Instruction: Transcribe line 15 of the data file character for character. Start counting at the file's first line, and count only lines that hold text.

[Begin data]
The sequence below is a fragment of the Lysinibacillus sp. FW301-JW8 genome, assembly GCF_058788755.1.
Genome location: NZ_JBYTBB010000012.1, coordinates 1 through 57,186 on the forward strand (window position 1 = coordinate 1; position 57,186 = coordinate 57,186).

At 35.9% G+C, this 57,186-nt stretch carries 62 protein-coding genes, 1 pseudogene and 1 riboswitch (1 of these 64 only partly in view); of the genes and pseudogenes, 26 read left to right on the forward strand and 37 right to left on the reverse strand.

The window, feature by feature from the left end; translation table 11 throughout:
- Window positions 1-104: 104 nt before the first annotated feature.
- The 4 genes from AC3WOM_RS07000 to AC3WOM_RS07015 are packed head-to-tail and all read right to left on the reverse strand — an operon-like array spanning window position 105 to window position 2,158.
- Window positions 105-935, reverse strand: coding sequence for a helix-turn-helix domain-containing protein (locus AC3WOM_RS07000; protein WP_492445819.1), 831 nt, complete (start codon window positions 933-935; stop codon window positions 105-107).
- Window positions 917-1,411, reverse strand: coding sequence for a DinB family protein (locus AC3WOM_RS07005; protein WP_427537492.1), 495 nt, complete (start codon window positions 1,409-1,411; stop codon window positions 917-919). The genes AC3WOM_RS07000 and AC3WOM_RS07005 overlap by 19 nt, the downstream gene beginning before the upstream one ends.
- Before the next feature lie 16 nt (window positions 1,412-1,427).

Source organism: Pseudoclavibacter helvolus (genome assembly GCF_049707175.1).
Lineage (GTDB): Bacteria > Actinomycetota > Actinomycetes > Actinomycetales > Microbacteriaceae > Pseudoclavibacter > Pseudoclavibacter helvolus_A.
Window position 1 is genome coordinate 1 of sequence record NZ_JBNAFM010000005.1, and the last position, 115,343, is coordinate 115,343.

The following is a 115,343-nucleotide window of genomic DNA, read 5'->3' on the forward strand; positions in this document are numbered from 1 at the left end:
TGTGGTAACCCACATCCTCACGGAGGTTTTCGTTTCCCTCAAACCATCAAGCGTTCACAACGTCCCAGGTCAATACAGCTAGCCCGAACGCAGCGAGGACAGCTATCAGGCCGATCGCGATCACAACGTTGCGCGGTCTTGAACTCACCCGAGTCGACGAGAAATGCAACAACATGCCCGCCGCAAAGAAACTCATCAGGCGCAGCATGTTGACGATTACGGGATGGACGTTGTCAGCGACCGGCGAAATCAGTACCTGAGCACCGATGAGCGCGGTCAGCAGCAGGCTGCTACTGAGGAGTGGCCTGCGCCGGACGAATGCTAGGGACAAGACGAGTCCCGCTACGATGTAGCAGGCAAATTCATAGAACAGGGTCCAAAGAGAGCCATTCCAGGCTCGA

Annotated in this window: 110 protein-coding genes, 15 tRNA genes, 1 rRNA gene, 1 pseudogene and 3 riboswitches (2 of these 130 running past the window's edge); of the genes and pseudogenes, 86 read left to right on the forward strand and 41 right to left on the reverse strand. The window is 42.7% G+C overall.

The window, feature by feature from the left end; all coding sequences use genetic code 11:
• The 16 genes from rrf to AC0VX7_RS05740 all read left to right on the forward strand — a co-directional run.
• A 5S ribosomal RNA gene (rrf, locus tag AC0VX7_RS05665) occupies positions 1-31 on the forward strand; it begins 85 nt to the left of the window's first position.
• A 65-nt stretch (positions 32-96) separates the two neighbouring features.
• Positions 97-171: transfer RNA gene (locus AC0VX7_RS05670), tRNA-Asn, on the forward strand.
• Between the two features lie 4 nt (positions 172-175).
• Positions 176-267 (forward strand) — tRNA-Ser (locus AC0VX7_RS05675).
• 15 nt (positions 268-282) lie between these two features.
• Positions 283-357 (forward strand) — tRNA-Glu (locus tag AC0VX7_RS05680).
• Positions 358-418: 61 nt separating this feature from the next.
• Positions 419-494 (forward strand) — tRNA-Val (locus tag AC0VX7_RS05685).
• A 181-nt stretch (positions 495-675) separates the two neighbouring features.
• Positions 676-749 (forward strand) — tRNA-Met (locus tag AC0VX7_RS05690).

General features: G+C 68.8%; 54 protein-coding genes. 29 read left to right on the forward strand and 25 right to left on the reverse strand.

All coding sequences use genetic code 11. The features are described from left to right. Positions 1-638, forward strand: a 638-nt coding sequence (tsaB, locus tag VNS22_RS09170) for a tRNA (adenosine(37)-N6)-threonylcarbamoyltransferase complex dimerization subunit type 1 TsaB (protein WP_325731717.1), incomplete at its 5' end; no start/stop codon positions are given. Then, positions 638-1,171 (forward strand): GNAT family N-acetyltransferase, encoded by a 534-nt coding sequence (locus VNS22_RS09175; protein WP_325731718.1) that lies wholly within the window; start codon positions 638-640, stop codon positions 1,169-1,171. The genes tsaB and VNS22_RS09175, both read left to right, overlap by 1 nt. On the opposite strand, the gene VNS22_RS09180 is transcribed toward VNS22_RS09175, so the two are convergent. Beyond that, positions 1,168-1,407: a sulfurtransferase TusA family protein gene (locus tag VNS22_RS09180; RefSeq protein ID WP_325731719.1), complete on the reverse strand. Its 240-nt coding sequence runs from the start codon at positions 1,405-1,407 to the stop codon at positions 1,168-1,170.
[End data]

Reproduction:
Annotated in this window: 110 protein-coding genes, 15 tRNA genes, 1 rRNA gene, 1 pseudogene and 3 riboswitches (2 of these 130 running past the window's edge); of the genes and pseudogenes, 86 read left to right on the forward strand and 41 right to left on the reverse strand. The window is 42.7% G+C overall.